Musically, it tries to conciliate genres such as folk-rock and neo-psychedelic rock with a few sonic experiments thrown in for eccentricity’s sake. While the infatuation with war and weapons of mass destruction (some sources even suggest Thomas Pynchon’s grandiose, chaotic novel Gravity’s Rainbow was one of the main influences) leads the opening introduction to proceed with a militaristically pronounced backbeat, the following “Woton” already shows off the more experimental side of the album. Enigmatic and repetitive, driven by Crego’s rudimentary drumming (Hart having switched to – nearly inaudible – guitar) and the singer’s distorted vocals, it already points forward to the similar, but more impressive, “Space Jazz” (the only thing ‘jazzy’ about it being Merkl’s fluid bass playing), an extended dirge over which Hart’s spoken ramblings, sounding like a static-polluted broadcast from the moon, mentions 20th century events, quotes from the bible and other assorted oddities. However, besides these fairly morose tracks, things are lightened up by a batch of spunky rock songs. The catchy “Wernher Von Braun” (starting off with the nonsensical “Well her favorite color’s Wernher Von Braun” or something like that) is a swift, jangly ditty that’s a showcase for Hart’s undiminished talent for finding melodies that sound like long-forgotten treasures. Equally accessible are the danceable bounce of “Admiral of the Sea” (also present in a more pensive, ‘slow’ version), that has more in common with Britain’s Madchester-craze of 1990 than Hüsker Dü’s ragged guitar rock, and the excellent album closer “The Last Days of Pompeii/Benediction.” In the meantime, Hart also treads calmer territory with the vibraphone-embellished “Getaway” (until it explodes into rock at the end), the magnificent “Over My Head,” which has to be one of the most magnificent pop songs he’s ever written (that chorus will have you sing along in two seconds flat), and the twosome “Persuaded” and “Lavender and Grey.” Of these two, I’d give the nod to the “Lavender,” not only because it’s the best sounding song on the entire album (the drums finally sound agreeable), but also because it boasts some surprisingly charming whistling (I have no idea at all why some music journalist called it a pathetic “Joe Cocker imitation” – huh?). Anyway, The Last Days of Pompeii ain’t no match for semi-divine trio of Hüsker Dü’s SST-albums, but it doesn’t deserve its obscure status either. In fact, despite the fact that his discography is quite limited (and I’d take Hart eight years to come up with another true winner), it’s a travesty as pure as they come that this album is completely neglected/ignored/forgotten these days. As far as rock operas go, Pompeii simply delivers the goods in its own, unique way.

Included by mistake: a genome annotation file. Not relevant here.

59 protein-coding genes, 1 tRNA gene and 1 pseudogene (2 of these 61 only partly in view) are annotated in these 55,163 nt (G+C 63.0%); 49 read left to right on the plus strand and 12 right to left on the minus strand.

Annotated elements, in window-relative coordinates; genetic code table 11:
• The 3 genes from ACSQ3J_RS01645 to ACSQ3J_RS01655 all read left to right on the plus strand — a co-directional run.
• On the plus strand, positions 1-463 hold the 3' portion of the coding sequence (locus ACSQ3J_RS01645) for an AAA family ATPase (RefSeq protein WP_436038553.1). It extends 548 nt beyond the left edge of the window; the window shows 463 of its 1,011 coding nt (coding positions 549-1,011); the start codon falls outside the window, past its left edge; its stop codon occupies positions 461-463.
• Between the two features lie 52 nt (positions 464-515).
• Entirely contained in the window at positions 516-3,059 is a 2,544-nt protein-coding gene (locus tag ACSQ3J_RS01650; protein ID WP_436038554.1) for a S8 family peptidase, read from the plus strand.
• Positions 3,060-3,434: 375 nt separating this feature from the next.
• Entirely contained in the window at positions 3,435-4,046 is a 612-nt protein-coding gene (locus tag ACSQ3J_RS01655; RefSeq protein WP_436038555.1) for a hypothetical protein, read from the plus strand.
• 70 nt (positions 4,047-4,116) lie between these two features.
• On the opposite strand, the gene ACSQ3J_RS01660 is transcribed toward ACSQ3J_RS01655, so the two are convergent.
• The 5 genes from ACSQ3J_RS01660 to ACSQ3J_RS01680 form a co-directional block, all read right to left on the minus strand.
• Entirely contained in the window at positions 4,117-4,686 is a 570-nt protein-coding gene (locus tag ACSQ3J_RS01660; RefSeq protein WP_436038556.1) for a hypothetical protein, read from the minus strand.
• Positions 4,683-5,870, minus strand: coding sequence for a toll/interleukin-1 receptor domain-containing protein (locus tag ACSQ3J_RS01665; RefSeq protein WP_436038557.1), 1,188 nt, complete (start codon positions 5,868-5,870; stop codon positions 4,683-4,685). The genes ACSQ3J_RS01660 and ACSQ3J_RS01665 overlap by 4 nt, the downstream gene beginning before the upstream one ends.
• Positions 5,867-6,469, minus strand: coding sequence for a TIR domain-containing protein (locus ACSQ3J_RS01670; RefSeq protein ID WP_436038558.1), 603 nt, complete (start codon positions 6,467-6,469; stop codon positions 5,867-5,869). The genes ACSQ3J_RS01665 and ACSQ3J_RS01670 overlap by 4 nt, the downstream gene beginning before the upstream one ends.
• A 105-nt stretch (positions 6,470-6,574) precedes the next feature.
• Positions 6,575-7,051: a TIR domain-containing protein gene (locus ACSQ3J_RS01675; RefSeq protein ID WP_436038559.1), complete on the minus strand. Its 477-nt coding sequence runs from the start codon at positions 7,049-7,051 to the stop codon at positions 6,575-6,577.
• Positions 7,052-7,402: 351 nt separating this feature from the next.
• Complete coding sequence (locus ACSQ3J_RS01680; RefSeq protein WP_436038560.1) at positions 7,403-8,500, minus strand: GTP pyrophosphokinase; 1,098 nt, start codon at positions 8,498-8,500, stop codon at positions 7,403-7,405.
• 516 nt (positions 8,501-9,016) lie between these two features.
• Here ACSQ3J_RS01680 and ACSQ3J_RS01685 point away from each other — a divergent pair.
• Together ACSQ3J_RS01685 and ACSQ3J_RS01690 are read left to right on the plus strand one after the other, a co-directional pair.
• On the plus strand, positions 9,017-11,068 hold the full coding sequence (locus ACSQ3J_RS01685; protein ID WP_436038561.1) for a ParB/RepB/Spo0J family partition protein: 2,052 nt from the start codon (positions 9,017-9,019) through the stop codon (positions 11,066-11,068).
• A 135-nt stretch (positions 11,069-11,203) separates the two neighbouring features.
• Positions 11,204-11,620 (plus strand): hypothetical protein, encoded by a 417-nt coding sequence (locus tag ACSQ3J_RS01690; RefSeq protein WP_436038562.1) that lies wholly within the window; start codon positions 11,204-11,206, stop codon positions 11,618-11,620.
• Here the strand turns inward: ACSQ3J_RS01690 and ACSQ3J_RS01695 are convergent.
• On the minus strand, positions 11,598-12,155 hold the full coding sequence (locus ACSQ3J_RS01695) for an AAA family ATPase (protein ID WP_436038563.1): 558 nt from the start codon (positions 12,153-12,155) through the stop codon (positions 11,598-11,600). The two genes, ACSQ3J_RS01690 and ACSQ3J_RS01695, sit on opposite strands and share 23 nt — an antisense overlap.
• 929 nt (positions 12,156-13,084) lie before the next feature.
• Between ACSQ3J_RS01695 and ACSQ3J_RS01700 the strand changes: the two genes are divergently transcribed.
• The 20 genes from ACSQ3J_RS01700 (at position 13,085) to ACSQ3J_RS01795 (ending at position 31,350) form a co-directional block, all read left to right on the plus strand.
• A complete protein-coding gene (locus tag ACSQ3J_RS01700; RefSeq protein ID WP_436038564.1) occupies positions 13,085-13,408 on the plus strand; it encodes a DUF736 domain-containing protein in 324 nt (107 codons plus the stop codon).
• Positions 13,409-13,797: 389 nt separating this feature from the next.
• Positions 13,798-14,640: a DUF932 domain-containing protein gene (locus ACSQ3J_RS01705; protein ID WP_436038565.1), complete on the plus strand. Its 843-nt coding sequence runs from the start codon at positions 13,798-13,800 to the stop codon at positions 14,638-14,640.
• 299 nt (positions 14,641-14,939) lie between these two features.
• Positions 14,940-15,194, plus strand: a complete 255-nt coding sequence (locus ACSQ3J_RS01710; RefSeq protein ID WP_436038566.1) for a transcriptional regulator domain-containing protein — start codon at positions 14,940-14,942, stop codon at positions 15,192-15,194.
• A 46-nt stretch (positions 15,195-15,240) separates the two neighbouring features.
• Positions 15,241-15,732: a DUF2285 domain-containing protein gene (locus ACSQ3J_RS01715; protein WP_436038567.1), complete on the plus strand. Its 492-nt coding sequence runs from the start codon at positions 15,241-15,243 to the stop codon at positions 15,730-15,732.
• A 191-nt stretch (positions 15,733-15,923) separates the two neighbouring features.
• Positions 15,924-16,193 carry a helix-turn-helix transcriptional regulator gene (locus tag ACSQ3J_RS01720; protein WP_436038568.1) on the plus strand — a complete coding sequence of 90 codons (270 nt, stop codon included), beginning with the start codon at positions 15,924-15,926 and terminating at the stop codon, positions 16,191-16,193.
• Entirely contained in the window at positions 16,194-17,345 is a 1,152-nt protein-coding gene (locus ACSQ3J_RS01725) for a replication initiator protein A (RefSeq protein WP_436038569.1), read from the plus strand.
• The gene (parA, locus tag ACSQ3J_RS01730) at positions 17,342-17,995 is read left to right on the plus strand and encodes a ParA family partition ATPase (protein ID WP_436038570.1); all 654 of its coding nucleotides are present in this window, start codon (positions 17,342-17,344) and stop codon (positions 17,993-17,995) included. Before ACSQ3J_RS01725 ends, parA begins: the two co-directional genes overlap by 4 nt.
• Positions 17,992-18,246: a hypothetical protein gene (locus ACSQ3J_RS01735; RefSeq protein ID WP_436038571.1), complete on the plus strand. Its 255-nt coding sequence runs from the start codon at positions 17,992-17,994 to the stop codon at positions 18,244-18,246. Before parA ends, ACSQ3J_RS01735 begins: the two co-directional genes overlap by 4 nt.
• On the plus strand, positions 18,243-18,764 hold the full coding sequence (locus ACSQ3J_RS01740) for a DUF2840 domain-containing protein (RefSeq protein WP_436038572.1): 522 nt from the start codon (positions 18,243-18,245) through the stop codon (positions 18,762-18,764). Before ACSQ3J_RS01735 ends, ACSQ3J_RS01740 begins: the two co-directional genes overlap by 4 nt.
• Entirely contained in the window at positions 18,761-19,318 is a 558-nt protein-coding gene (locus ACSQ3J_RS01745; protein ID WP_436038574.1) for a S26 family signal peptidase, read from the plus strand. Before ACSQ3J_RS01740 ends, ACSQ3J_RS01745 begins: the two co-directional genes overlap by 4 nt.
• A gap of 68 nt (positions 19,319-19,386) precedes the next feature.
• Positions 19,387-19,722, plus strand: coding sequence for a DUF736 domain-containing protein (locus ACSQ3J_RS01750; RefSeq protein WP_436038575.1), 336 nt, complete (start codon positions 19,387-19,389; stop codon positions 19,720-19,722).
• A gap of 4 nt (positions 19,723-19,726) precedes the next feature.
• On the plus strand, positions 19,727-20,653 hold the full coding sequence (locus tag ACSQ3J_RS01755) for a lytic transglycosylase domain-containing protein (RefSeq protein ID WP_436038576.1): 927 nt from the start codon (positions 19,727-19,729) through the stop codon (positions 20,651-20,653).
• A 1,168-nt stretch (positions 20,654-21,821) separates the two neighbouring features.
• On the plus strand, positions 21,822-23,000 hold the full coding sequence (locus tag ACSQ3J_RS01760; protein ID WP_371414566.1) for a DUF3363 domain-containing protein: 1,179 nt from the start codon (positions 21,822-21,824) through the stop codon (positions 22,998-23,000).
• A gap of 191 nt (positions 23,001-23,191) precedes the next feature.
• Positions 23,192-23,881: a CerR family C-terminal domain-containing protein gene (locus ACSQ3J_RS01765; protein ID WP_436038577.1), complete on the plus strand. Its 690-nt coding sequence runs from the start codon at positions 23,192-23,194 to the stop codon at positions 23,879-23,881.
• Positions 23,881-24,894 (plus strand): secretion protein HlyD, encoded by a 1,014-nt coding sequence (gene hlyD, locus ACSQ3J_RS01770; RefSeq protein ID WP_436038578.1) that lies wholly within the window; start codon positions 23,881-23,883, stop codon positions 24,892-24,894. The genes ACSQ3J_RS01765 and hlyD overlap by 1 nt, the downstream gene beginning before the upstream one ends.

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Shoot (1992)